When the food was gone and the hardcore partiers were migrating inside, most of us decided to head home so as to avoid getting completely wasted. I walked back to Togane with Fred, Ben, and Ryan, sipping our last beers along the way. It was nice to hang out with those guys again, and hopefully I’ll get to see Ben at least one more time before he heads back to the states.

All in all, not a bad way to spend a Saturday in Japan.

Driver’s License Chronicles, Part 5

May 12th, 2013 No comments

It had been almost a month since my last trip to the Menkyo center in Kaihinmakuhari to fail the practical driving test, but going there again on Friday still felt like routine. The only difference was I had work in the morning, whereas every other time I’d gone had been on a day off. I greatly preferred this circumstance, as the Menkyo center trip didn’t cost me a holiday but merely an afternoon sitting in the teacher’s room of K-chu doing nothing. Also, teaching a couple of successful lessons at H-sho in the morning made it a good day regardless of what would happen in the afternoon.

I woke up early and decided to go for a run in the morning so I wouldn’t have to bother with it in the afternoon. Success.

I taught a fifth-grade class “I’m from ~” and they greatly enjoyed the games and activities. Success.

In order to accommodate my need to get to the Menkyo center on time, H-sho combined both 20-student sixth-grade classes into one giant 40-student class so I could do my lesson for both and leave after third period. I had to alter the plan a bit, but it worked out well. Rather than having the class arrange the alphabet on the blackboard and then having them try to beat their own time, I pitted one class against the other and had them try to beat the other class’s time. One class won the uppercase battle, and the other won the lowercase. The students loved it. Success.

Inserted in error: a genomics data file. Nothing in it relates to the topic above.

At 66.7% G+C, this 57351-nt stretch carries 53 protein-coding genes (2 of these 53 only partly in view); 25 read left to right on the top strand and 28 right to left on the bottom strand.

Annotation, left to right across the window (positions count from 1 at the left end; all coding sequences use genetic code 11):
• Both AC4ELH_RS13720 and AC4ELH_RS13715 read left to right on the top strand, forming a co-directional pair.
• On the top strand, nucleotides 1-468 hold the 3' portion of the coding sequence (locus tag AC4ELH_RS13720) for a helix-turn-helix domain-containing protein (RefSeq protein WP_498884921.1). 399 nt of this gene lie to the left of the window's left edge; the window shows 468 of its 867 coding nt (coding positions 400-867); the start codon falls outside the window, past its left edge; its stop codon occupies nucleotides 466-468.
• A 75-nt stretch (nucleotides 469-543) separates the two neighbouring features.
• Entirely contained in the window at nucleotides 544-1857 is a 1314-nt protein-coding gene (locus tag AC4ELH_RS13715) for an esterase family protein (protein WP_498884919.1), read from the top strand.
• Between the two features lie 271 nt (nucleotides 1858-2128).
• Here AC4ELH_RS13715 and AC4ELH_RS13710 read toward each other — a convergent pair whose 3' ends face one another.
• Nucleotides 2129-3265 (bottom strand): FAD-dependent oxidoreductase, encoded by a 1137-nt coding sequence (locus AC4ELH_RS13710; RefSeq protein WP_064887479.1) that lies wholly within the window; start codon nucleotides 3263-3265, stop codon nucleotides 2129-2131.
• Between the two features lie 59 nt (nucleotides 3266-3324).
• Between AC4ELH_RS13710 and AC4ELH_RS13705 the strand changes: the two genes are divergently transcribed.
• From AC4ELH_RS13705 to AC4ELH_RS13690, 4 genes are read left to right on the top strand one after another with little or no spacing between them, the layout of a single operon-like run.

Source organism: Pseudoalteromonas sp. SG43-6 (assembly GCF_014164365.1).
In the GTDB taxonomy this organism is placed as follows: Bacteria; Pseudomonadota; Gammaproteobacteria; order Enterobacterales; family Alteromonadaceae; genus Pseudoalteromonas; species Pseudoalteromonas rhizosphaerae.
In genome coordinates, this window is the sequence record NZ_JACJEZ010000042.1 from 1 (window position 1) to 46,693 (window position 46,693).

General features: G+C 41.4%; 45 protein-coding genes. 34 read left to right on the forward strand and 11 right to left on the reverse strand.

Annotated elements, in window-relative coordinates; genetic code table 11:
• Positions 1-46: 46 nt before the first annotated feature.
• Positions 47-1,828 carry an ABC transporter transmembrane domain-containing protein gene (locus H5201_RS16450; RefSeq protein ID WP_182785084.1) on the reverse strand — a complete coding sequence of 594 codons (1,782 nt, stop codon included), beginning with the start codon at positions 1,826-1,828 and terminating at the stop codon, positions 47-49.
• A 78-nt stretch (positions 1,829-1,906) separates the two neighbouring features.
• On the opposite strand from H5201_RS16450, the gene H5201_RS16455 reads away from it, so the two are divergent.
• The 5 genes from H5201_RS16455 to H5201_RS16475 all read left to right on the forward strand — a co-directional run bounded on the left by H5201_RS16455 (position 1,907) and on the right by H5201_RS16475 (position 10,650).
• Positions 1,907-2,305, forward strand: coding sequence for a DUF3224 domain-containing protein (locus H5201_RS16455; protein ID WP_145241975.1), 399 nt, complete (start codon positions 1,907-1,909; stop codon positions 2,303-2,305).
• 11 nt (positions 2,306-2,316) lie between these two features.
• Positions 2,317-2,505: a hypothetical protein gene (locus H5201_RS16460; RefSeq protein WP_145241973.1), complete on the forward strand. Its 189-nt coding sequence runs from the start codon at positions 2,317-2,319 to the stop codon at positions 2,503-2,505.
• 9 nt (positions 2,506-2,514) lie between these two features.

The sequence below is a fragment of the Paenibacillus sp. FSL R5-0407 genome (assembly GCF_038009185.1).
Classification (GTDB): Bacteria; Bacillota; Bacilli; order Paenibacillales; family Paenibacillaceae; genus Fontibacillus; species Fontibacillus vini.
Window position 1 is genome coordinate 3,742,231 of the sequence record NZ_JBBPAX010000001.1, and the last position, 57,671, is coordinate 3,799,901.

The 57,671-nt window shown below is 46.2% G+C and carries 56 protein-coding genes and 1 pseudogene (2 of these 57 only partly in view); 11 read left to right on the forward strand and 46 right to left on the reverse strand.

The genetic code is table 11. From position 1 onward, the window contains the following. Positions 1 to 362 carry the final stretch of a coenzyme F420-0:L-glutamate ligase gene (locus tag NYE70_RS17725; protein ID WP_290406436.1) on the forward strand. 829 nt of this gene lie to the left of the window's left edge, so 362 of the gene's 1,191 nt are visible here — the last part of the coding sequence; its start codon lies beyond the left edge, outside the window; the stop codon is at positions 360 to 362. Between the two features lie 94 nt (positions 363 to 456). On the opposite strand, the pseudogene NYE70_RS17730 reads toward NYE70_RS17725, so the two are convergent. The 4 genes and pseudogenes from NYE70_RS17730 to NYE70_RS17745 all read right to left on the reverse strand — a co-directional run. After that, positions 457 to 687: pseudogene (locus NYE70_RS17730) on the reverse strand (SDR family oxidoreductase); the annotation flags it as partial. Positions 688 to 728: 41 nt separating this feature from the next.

After third-period I had just enough time to ride home and drop off my computer and excess baggage so I wouldn’t have to lug it around with me all afternoon, stop at the 7/11 to pick up a snack for lunch, and get to the train station with time to spare. Success.

I made it to the Menkyo center with no trouble at all, as by now I know the train and bus routine so well as to be able to sleep-walk through the whole journey. Success.

So by the time I got there, I figured I’d already chalked up enough successes on the day that one little failure wouldn’t bother me too much. On top of that, I now know what the consequences of failure are, and they’re not bad at all. I have to work up a sweat on the way to work four days a week, but that’s no big deal. And on Wednesdays I have to pay for a taxi to M-sho and walk home from K-chu, but the cost of the cab-ride four days a month is less than a monthly lease of a car anyway and the walk home from K-chu is a doable 45 minutes. The worst consequence of another failure is simply having to bother with the whole annoying process of going to the Menkyo center and taking the test yet again.